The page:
Plans for New Zealand outfit Super Black Racing to join the V8 Supercars grid are expected to be solidified within the next fortnight.
The push to return a Kiwi team to the championship was first revealed at Pukekohe in April, where project leader Paul Radisich promoted the concept to potential partners.
Amid efforts to secure a full-time entry into the V8 Supercars Championship next year, Radisich has spent recent weeks working towards debuting Super Black as a wildcard in October’s Bathurst 1000.
Detailed discussions about running a wildcard have taken place with Ford Performance Racing, which is currently in the process of finishing a second spare car in its Melbourne workshop.
The initial backing behind Super Black comes from Kiwi businessman Tony Lentino, who was introduced to Radisich by long-time friend and FPR co-owner Rusty French late last year.
Lentino, whose history includes limited tarmac rally outings in NZ, is the millionaire founder of Melbourne-based domain name service provider Instra.
The 40-year-old Lentino shot to prominence last year when he was named as CEO of Mega; an online file hosting provider owned by controversial German entrepreneur Kim Dotcom.
Although Monday, June 30, looms as V8 Supercars’ official cut-off for submitting details of wildcard entries, Radisich was giving nothing away when contacted by Speedcafe.com.
“We’re working towards knowing something concrete within the next two weeks,” he said of Super Black’s plans.
Ford Performance Racing team principal Tim Edwards meanwhile confirmed to Speedcafe.com last week that his squad remains in discussions over a wildcard with Super Black.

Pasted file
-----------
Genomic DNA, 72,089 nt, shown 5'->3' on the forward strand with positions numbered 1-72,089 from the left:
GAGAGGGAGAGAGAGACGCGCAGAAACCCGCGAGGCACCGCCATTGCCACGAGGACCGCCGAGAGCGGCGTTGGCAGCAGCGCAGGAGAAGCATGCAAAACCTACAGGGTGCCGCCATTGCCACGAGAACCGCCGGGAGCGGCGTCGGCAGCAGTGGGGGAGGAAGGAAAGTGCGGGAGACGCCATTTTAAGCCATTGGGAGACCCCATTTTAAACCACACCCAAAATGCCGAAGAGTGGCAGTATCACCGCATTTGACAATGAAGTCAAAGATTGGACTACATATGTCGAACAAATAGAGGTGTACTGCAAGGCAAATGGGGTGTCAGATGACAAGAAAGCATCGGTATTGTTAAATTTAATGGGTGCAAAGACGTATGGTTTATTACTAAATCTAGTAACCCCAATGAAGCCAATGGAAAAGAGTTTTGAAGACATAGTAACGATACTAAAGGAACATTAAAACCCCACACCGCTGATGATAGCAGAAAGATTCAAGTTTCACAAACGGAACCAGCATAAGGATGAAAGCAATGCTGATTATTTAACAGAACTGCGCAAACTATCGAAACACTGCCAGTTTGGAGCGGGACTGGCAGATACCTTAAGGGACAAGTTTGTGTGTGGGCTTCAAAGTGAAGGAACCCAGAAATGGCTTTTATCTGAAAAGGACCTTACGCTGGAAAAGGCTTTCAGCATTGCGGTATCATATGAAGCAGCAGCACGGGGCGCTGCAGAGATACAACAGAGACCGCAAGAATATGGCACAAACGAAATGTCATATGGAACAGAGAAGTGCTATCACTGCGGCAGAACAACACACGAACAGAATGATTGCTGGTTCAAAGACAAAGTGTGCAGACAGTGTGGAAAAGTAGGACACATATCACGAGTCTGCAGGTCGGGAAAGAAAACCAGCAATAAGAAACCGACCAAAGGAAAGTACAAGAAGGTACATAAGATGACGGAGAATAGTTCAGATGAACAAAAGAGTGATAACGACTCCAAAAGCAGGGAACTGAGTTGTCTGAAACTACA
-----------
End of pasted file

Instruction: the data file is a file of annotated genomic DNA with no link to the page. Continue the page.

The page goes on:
Although stressing that facilitating such an entry would not affect his four full-time cars, Edwards hinted that, in addition to undertaking the car’s preparation, his team would be heavily involved in running it at the circuit.
“There are all different ways that a wildcard can go,” he said.
“There’s the way Roland (Dane, Triple Eight principal) did it last year (a full in-house entry) and there’s the way that Roland has done it in the past, when he rented out his car and some of his staff to Sieders (Development Series team Sieders Racing, 2009).
“(But) when you’ve got a half million dollar investment there, which is what the car costs with an engine, you’d want to be keeping pretty close tabs on it.”
The wildcard deadline follows the recent opening of a tender process for the three currently dormant Racing Entitlements Contracts; one of which is expected to be targeted by Super Black to underpin its 2015 entry.
If Super Black elects to forgo a wildcard in order to focus on next season, this year’s Bathurst 1000 remains in danger of running with a record low 25 car field.
While several teams have expressed desire to run extra entries, minnow Dunlop Series outfit Dragon Motor Racing is the only one so far to publicly confirm that it has lodged an application.
Recently purchasing Garry Rogers Motorsport’s two Holden-bodied V8 Supercars chassis, Dragon has sought the assistance of the main series outfit to plot its wildcard effort.
Having only contested one Dunlop Series round to date, however, a note posted by Dragon on its own Facebook page late last week indicated that its plan appears unlikely to be rubber stamped by V8 Supercars.
“I had a call from V8 Supercars today, from the conversation I am thinking that we are unlikely to get the Wildcard this year, and it would more likely succeed in 2015,” read the note in part.
Elsewhere, hopes of a Dick Johnson Racing run wildcard appear to have taken a back seat amid its ongoing discussions with Team Penske over the American giant’s expected takeover of the team.
Triple Eight, which fielded the only wildcard last year and Nissan, whose since departed motorsport manager Jeff Fisher spoke optimistically of fielding a fifth entry back in March, have both categorically ruled out adding extra cars for Bathurst.